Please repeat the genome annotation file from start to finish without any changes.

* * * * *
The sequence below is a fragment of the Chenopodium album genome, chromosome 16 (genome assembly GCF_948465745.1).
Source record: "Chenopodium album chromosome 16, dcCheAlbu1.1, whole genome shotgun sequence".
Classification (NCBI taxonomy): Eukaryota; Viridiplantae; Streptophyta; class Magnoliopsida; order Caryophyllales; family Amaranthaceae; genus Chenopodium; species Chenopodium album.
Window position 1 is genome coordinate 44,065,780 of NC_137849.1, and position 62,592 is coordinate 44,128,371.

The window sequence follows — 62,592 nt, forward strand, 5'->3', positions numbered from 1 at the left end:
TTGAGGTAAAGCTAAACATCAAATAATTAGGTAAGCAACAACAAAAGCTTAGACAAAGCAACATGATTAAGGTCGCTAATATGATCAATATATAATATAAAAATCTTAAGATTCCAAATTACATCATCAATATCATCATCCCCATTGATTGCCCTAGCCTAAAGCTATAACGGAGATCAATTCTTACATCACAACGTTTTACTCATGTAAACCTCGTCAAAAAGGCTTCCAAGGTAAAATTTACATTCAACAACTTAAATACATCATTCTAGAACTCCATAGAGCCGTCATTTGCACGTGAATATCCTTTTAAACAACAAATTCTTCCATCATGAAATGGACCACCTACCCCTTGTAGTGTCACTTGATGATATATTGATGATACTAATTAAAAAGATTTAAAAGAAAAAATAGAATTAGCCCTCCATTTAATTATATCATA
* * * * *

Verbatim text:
The sequence below is a fragment of the Chenopodium album genome, chromosome 16 (genome assembly GCF_948465745.1).
Source record: "Chenopodium album chromosome 16, dcCheAlbu1.1, whole genome shotgun sequence".
Classification (NCBI taxonomy): Eukaryota; Viridiplantae; Streptophyta; class Magnoliopsida; order Caryophyllales; family Amaranthaceae; genus Chenopodium; species Chenopodium album.
Window position 1 is genome coordinate 44,065,780 of NC_137849.1, and position 62,592 is coordinate 44,128,371.

The window sequence follows — 62,592 nt, forward strand, 5'->3', positions numbered from 1 at the left end:
TTGAGGTAAAGCTAAACATCAAATAATTAGGTAAGCAACAACAAAAGCTTAGACAAAGCAACATGATTAAGGTCGCTAATATGATCAATATATAATATAAAAATCTTAAGATTCCAAATTACATCATCAATATCATCATCCCCATTGATTGCCCTAGCCTAAAGCTATAACGGAGATCAATTCTTACATCACAACGTTTTACTCATGTAAACCTCGTCAAAAAGGCTTCCAAGGTAAAATTTACATTCAACAACTTAAATACATCATTCTAGAACTCCATAGAGCCGTCATTTGCACGTGAATATCCTTTTAAACAACAAATTCTTCCATCATGAAATGGACCACCTACCCCTTGTAGTGTCACTTGATGATATATTGATGATACTAATTAAAAAGATTTAAAAGAAAAAATAGAATTAGCCCTCCATTTAATTATATCATA